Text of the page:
"If a man flew at the speed of light with his arm fully outstretched and his hand holding a mirror in front of his face, would the flying person be able to see himself in the mirror?"
Strange question? Not to Einstein's curious mind. It was a difficult question to answer because the hypothetical flying man would be flying at the speed of light. So what about the speed of the light traveling from the man's eye to the mirror and back? How does the man's flying speed alter the speed of the light bouncing between the man's pupil and the mirror? Would the flying man be able to see himself flying?

For a decade (1895-1905), Einstein imagined possible answers to his hypothetical question. Again, Einstein imagined the answers. He used his mind, not his laboratory. Or maybe even better, his mind became his laboratory.

Einstein thought through whether the man would be able to see anything since he was flying at the speed the light, the same speed as the light traveling from the man's pupil to the mirror. He also considered whether the man's flying speed change the speed of light coming toward his eye from the mirror and distort the image? Einstein then pondered whether the man would see his face bigger or smaller than it actually was. Einstein also reflected in his mind what observers on the ground would see or not see looking at the flying man at the speed of light.

A Famous Formula

After a decade of thought, Einstein concluded that the speed of light was constant. In other words,  Einstein speculated that light never changed speed, regardless of the observer's movement toward or away from the source of light.  

So out popped Einstein famous formula E=mc² (energy equals mass times the constant speed of light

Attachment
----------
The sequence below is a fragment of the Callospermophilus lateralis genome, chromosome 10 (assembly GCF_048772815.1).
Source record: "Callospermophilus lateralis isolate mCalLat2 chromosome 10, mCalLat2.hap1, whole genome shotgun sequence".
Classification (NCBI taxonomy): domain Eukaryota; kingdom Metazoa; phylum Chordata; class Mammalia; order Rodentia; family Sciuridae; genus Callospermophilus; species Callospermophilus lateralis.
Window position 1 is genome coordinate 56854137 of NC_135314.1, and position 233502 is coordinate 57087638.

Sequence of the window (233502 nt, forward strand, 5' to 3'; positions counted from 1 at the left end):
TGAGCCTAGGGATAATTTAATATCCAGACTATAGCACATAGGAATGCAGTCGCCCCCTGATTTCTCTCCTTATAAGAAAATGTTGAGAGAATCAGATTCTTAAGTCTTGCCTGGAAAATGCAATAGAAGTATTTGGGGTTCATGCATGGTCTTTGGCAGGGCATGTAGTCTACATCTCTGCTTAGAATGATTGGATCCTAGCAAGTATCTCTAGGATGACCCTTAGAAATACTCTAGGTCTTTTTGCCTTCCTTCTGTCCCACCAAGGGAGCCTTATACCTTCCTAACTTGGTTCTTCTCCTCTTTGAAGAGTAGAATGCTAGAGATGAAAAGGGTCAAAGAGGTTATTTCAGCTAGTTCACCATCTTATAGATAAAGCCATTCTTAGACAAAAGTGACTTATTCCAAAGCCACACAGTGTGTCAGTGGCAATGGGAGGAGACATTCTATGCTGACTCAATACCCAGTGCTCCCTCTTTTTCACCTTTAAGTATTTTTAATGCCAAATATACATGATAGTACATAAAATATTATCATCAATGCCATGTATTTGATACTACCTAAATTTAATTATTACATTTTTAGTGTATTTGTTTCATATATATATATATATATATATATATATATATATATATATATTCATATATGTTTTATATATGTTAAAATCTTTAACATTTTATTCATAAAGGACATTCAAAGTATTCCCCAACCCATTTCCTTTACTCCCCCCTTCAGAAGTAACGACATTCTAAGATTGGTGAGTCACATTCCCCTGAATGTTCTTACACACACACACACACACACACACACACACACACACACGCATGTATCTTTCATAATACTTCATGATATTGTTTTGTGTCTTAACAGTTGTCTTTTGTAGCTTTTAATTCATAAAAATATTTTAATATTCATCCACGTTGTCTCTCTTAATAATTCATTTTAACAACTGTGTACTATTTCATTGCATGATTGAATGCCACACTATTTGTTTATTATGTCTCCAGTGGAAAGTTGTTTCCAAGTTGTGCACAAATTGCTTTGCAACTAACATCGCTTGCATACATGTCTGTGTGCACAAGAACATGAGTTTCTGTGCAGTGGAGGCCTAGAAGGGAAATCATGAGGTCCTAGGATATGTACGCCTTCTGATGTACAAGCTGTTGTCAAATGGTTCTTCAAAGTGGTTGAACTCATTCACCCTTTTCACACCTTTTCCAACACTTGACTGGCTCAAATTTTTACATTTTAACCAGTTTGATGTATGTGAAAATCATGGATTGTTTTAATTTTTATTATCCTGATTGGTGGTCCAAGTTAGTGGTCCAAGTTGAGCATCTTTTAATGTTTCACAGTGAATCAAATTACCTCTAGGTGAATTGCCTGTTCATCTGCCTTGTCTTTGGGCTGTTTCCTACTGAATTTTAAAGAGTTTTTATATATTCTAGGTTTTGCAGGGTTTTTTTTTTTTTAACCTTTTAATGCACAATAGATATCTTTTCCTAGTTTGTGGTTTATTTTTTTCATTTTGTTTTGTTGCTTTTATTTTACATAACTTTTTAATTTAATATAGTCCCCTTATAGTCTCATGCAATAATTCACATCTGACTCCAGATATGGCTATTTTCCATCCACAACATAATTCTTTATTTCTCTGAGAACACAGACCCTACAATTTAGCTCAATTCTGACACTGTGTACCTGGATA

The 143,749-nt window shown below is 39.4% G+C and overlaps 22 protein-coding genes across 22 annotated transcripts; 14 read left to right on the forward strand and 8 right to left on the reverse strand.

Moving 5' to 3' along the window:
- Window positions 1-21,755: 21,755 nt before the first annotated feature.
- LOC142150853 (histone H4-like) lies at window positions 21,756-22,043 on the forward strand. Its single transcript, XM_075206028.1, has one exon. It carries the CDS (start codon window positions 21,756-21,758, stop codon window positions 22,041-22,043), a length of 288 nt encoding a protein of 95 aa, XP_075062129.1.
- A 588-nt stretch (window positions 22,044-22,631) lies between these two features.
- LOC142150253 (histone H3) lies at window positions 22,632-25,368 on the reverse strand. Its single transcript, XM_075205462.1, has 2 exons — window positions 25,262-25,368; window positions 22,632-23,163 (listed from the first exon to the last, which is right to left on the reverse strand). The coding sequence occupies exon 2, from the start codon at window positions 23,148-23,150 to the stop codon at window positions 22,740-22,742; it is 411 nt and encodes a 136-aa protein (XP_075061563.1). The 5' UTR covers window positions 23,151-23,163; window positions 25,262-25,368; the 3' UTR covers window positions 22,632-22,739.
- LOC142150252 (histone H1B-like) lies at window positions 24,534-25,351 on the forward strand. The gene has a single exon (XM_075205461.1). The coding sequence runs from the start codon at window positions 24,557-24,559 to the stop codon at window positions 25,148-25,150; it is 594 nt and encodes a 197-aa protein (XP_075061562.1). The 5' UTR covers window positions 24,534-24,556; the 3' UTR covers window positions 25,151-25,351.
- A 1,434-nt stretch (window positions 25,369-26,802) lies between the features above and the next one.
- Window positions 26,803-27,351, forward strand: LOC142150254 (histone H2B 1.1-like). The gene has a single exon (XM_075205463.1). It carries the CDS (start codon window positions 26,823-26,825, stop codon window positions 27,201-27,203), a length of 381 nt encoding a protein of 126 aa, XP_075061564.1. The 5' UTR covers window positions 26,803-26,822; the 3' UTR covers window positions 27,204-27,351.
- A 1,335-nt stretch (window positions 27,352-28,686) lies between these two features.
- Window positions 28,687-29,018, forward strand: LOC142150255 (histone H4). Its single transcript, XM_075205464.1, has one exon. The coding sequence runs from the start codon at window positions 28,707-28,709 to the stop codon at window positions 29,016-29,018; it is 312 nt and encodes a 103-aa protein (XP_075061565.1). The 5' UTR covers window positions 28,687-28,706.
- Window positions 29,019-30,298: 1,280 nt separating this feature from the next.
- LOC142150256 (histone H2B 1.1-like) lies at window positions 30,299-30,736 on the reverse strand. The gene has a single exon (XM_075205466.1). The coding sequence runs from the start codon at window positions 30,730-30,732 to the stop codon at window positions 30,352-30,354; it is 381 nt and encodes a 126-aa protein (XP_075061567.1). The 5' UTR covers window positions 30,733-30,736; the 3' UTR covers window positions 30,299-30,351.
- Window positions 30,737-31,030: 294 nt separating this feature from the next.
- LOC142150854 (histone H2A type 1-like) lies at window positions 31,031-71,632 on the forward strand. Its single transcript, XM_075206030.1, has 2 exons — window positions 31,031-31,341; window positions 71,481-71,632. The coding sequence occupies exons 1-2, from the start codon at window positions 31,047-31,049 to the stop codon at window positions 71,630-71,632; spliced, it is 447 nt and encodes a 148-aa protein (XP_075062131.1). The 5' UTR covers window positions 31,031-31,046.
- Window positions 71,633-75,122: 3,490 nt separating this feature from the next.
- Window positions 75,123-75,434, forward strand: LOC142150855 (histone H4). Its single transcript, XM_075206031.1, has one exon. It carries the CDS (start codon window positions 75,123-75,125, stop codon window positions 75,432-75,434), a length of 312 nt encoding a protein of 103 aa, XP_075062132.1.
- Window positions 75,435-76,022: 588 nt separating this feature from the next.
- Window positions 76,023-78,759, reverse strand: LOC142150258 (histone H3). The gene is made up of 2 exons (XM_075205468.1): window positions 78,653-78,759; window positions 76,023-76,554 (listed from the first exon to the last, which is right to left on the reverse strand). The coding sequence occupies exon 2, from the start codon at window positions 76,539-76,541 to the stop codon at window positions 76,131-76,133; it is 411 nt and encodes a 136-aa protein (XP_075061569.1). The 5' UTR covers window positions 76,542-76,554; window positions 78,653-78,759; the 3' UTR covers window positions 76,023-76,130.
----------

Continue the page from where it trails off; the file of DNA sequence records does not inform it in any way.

Up until Einstein's time, everyone thought that time and distance were constants, but the speed of light, like the speed of everything else in the universe, was variable. 

But Einstein was willing to think about the speed of light in ways different than everyone else. After making the assumption that the speed of light was constant, Einstein returned to the mathematical and electromagnetic equations that had already been worked out years before and plugged in the letter "C" (a constant) to represent the fixed speed of light (whatever it might be) and out came the formula E=mc².

Here is where it get's crazy.

IF the speed of light is constant, Einstein knew from math that time and distance had to be relative.

That means time and distance are not fixed. Hypothetically, someone would be able to advance in time or go back in time, as well as jump to long distances by folding time. That seemed crazy and unscientific, and actually, it was, because Einstein thought it rather than proved it.

Even so, in 1905, Einstein publicized his formula in a three-page paper entitled Does The Inertia Of A Body Depend On It's Energy Content?" The paper had no footnotes and not one single reference to support it.

The scientific establishment went nuts. Einstein, they said, was insane.

Twenty years later, when technology had advanced sufficiently for science to prove or disprove Einstein's theory of relativity, the science proved that Einstein's guess was correct.

The speed of light is constant.

Time and distance are relative.

I'll put this in another way that is consistent with the teaching of Scripture. People created by God in the universe are living in a tube of time that God created, with the Creator and His Kingdom both inside and outside this tube of time.
"And God said, "Light!" (Genesis 1:3). 
"I am the Alpha and the Omega, the First and the Last, the Beginning and the End." (Revelation 22:13)
"Before the mountains were brought forth, or ever you had formed the earth and the world, from everlasting to everlasting you are God." (Psalm 90:2)